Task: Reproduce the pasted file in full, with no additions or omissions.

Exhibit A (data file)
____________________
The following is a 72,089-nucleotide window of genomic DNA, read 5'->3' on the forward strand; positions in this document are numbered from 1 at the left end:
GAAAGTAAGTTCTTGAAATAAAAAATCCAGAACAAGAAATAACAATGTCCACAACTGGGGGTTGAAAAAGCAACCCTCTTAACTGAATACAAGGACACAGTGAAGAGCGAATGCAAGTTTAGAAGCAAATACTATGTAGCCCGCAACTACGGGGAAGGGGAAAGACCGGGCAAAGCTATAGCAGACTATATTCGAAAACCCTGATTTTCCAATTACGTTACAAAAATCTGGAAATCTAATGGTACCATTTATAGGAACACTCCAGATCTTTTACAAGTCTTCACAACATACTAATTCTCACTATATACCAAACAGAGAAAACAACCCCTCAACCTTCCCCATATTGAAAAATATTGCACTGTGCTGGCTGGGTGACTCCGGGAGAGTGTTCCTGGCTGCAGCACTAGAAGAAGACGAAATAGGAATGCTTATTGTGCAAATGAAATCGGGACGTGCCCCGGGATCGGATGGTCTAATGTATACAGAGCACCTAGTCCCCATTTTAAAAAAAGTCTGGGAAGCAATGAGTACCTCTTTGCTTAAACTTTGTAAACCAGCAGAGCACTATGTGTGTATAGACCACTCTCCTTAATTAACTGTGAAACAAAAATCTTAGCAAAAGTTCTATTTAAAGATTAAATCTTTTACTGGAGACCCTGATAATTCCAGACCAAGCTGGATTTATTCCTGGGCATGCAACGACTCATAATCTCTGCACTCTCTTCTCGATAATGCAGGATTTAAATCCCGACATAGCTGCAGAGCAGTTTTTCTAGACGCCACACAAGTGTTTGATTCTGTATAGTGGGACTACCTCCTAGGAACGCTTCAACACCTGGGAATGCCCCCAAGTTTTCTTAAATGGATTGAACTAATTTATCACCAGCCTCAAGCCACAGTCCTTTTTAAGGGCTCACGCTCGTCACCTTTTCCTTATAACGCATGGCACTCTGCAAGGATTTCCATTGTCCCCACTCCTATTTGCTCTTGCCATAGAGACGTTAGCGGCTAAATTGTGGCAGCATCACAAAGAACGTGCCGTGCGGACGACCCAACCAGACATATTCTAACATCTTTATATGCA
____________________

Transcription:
The following is a 72,089-nucleotide window of genomic DNA, read 5'->3' on the forward strand; positions in this document are numbered from 1 at the left end:
GAAAGTAAGTTCTTGAAATAAAAAATCCAGAACAAGAAATAACAATGTCCACAACTGGGGGTTGAAAAAGCAACCCTCTTAACTGAATACAAGGACACAGTGAAGAGCGAATGCAAGTTTAGAAGCAAATACTATGTAGCCCGCAACTACGGGGAAGGGGAAAGACCGGGCAAAGCTATAGCAGACTATATTCGAAAACCCTGATTTTCCAATTACGTTACAAAAATCTGGAAATCTAATGGTACCATTTATAGGAACACTCCAGATCTTTTACAAGTCTTCACAACATACTAATTCTCACTATATACCAAACAGAGAAAACAACCCCTCAACCTTCCCCATATTGAAAAATATTGCACTGTGCTGGCTGGGTGACTCCGGGAGAGTGTTCCTGGCTGCAGCACTAGAAGAAGACGAAATAGGAATGCTTATTGTGCAAATGAAATCGGGACGTGCCCCGGGATCGGATGGTCTAATGTATACAGAGCACCTAGTCCCCATTTTAAAAAAAGTCTGGGAAGCAATGAGTACCTCTTTGCTTAAACTTTGTAAACCAGCAGAGCACTATGTGTGTATAGACCACTCTCCTTAATTAACTGTGAAACAAAAATCTTAGCAAAAGTTCTATTTAAAGATTAAATCTTTTACTGGAGACCCTGATAATTCCAGACCAAGCTGGATTTATTCCTGGGCATGCAACGACTCATAATCTCTGCACTCTCTTCTCGATAATGCAGGATTTAAATCCCGACATAGCTGCAGAGCAGTTTTTCTAGACGCCACACAAGTGTTTGATTCTGTATAGTGGGACTACCTCCTAGGAACGCTTCAACACCTGGGAATGCCCCCAAGTTTTCTTAAATGGATTGAACTAATTTATCACCAGCCTCAAGCCACAGTCCTTTTTAAGGGCTCACGCTCGTCACCTTTTCCTTATAACGCATGGCACTCTGCAAGGATTTCCATTGTCCCCACTCCTATTTGCTCTTGCCATAGAGACGTTAGCGGCTAAATTGTGGCAGCATCACAAAGAACGTGCCGTGCGGACGACCCAACCAGACATATTCTAACATCTTTATATGCA